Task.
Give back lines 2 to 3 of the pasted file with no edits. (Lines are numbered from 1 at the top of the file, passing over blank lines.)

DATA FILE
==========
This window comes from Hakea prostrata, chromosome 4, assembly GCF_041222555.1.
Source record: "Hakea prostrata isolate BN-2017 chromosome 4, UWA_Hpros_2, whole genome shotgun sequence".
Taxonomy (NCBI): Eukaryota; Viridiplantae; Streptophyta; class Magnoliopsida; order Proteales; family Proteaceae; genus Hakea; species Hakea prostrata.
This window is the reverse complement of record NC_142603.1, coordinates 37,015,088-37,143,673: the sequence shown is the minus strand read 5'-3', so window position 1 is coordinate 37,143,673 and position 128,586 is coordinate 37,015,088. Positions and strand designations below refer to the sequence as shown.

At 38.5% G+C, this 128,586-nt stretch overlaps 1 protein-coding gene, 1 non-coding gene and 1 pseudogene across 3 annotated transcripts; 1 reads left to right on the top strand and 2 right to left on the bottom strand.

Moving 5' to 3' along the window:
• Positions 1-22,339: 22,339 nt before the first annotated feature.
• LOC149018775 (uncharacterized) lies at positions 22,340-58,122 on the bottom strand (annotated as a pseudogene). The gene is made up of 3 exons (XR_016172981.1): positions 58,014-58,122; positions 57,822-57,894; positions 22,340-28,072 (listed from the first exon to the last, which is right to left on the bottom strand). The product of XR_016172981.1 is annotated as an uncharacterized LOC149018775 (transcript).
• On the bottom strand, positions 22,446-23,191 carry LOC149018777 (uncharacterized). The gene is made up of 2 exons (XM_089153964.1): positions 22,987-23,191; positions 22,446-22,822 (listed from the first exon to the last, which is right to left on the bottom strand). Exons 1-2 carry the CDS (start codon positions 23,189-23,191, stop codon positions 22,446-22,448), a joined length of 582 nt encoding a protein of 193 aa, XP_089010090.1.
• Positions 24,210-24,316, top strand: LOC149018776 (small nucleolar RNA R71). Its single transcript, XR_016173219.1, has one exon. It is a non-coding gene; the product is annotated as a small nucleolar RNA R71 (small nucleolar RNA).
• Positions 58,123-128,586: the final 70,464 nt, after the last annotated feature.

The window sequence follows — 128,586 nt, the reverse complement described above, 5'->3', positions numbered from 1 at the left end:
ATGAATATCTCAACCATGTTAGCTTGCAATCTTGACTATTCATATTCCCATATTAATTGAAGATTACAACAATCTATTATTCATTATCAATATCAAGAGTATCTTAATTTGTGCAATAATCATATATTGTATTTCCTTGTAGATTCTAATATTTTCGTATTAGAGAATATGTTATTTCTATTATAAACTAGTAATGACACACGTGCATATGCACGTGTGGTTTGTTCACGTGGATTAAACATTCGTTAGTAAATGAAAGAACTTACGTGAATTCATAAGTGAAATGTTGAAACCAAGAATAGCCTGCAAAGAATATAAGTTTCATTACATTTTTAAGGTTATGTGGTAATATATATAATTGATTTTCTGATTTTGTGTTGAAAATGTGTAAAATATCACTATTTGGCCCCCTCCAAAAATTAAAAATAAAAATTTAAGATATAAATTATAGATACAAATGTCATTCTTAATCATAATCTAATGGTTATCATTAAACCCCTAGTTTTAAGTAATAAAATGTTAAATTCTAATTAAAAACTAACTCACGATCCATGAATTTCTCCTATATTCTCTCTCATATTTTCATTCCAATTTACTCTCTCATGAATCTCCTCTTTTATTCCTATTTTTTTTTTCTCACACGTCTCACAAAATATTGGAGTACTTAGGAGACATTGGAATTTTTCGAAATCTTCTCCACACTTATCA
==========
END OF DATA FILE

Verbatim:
Source record: "Hakea prostrata isolate BN-2017 chromosome 4, UWA_Hpros_2, whole genome shotgun sequence".
Taxonomy (NCBI): Eukaryota; Viridiplantae; Streptophyta; class Magnoliopsida; order Proteales; family Proteaceae; genus Hakea; species Hakea prostrata.